# Statistics

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Does a football filled with helium travel farther than one filled with ordinary air? To test this, the Columbus Dispatch conducted a study. Two identical footballs, one filled with helium and one filled with ordinary air, were used. A casual observer was unable to detect a difference in the two footballs. A novice kicker was used to punt the footballs. A trial consisted of kicking both footballs in a random order. The kicker did not know which football (the helium-filled or the air-filled football) he was kicking. The distance of each punt was recorded. Then another trial was conducted. A total of 39 trails were run. Here are the data for the 39 trials, in yards that the footballs traveled. The difference (helium minus air) is the response variable.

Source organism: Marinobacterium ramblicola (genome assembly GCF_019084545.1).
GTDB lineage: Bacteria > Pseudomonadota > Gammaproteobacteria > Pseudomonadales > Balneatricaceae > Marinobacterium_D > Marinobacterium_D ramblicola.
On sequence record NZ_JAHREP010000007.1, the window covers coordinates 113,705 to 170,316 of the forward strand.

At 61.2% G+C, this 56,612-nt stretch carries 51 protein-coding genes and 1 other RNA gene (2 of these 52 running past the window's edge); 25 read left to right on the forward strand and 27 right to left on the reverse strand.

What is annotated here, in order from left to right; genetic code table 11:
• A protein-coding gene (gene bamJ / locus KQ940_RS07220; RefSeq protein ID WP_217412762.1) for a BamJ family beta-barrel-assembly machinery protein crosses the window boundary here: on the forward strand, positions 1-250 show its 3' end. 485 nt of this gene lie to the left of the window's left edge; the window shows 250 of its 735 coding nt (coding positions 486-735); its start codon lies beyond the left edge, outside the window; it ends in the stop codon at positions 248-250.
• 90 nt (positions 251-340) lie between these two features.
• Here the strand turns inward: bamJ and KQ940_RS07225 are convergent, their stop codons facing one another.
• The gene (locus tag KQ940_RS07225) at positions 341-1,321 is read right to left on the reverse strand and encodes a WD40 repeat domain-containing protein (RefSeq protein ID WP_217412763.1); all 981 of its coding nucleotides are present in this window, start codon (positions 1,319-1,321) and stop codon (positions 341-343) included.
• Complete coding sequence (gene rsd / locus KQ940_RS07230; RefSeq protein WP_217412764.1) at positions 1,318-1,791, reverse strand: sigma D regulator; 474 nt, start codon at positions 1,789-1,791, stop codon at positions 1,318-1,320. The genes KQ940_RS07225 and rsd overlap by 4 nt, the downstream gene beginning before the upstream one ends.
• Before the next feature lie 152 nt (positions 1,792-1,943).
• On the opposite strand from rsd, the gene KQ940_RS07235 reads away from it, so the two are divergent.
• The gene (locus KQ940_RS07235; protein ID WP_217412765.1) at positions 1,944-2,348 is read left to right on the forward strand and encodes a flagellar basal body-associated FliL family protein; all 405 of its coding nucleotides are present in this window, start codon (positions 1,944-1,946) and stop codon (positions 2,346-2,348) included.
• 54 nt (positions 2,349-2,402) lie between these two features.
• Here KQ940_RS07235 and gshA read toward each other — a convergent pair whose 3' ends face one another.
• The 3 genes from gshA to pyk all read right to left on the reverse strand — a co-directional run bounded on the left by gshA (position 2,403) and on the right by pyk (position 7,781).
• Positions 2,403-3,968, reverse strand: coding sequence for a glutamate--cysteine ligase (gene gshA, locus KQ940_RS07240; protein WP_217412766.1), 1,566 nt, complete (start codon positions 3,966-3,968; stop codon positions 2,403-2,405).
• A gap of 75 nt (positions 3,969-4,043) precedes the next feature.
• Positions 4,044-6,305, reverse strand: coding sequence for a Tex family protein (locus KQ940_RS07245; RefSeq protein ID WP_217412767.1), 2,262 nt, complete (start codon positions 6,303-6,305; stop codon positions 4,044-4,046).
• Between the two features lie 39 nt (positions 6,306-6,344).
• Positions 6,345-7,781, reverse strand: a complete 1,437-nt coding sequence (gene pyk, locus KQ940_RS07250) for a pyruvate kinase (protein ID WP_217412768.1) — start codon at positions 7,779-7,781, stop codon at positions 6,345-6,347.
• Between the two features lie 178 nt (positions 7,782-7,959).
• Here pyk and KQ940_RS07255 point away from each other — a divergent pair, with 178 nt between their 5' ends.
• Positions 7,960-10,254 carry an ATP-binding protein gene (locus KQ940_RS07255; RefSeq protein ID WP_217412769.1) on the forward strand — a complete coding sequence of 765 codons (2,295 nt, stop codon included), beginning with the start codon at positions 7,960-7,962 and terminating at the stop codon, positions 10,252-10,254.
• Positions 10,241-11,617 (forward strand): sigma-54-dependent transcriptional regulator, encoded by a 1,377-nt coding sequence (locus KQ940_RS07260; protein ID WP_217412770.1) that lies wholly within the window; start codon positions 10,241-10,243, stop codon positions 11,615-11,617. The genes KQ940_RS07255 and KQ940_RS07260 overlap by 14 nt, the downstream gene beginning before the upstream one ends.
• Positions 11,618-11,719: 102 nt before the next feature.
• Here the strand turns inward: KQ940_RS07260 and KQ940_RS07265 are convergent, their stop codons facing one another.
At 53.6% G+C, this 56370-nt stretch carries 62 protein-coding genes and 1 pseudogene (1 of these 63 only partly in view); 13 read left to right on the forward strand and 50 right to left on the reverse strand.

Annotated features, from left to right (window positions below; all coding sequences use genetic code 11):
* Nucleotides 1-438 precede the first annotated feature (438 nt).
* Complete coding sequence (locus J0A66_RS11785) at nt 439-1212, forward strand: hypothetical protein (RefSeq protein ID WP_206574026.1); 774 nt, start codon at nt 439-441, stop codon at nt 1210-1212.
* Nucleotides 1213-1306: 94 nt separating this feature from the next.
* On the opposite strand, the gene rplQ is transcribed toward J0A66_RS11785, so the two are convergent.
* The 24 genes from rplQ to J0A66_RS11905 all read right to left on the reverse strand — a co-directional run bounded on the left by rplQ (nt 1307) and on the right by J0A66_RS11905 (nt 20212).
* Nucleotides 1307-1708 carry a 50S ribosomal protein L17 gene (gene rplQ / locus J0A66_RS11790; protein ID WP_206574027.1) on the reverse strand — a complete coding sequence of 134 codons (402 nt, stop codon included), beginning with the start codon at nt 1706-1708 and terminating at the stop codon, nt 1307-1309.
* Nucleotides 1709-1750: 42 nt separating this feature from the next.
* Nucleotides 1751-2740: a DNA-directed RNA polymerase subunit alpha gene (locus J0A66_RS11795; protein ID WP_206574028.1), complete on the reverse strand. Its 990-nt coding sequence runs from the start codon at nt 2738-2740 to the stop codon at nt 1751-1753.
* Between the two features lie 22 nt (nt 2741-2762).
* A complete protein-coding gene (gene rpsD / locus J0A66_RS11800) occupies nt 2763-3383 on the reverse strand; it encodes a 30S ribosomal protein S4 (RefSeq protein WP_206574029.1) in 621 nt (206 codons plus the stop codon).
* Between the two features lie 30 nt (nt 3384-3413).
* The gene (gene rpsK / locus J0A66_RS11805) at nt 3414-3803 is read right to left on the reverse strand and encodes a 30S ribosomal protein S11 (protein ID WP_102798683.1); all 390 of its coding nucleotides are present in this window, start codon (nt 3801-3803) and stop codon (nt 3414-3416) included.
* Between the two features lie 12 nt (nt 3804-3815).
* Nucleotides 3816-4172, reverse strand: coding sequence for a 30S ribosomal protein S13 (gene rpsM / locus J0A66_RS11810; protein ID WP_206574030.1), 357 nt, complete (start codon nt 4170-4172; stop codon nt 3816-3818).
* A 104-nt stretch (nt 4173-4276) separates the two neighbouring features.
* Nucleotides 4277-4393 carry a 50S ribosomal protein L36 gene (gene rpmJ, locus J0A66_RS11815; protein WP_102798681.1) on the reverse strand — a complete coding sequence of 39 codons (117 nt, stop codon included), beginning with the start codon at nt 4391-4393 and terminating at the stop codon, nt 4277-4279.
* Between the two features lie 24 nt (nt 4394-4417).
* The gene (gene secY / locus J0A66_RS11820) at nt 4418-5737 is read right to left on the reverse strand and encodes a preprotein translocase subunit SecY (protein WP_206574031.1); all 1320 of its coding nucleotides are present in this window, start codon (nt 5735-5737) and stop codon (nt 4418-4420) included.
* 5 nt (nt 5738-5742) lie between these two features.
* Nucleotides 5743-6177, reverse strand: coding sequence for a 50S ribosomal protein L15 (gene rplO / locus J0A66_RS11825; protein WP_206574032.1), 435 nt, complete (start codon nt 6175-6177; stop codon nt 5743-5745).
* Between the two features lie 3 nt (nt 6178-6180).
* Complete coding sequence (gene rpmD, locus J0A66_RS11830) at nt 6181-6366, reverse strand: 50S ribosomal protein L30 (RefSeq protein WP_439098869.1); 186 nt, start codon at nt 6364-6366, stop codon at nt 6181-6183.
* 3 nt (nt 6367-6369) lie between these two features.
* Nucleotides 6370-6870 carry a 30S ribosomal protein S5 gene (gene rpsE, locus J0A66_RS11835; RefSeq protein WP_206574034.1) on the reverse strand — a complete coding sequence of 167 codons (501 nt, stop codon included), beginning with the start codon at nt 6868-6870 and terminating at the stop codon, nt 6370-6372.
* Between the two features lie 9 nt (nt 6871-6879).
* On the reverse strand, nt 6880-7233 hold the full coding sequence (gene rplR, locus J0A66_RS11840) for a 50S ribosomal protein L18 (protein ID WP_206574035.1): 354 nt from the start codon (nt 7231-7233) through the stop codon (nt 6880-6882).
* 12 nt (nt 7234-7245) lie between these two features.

Helium 25 16 25 14 23 29 25 26 22 26
Air 25 23 18 16 35 15 26 24 24 28
Difference 0 -7 -7 -2 -12 14 -1 2 -2 -2
Helium 12 28 28 31 22 29 23 26 35 24
Air 25 19 27 25 34 26 20 22 33 29
Difference -13 9 1 6 -12 3 3 4 2 -5
Helium 31 34 39 32 14 28 30 27 33 11
Air 31 27 22 29 28 29 22 31 25 20
Difference 0 7 17 3 -14 -1 8 -4 8 -9
Helium 26 32 30 29 30 29 29 30 26
Air 27 26 28 32 28 25 31 28 28
Difference -1 6 2 -3 2 4 -2 -2 -2

(a) Examine the data. Is it reasonable to use the t procedures?
(b) If your conclusion in part (a) is â€œYes,â€ do the data give convincing evidence that the helium-filled football travels farther than the air-filled football?

• Statistics - ,

a) yes. b)no.

• Statistics - ,

skrt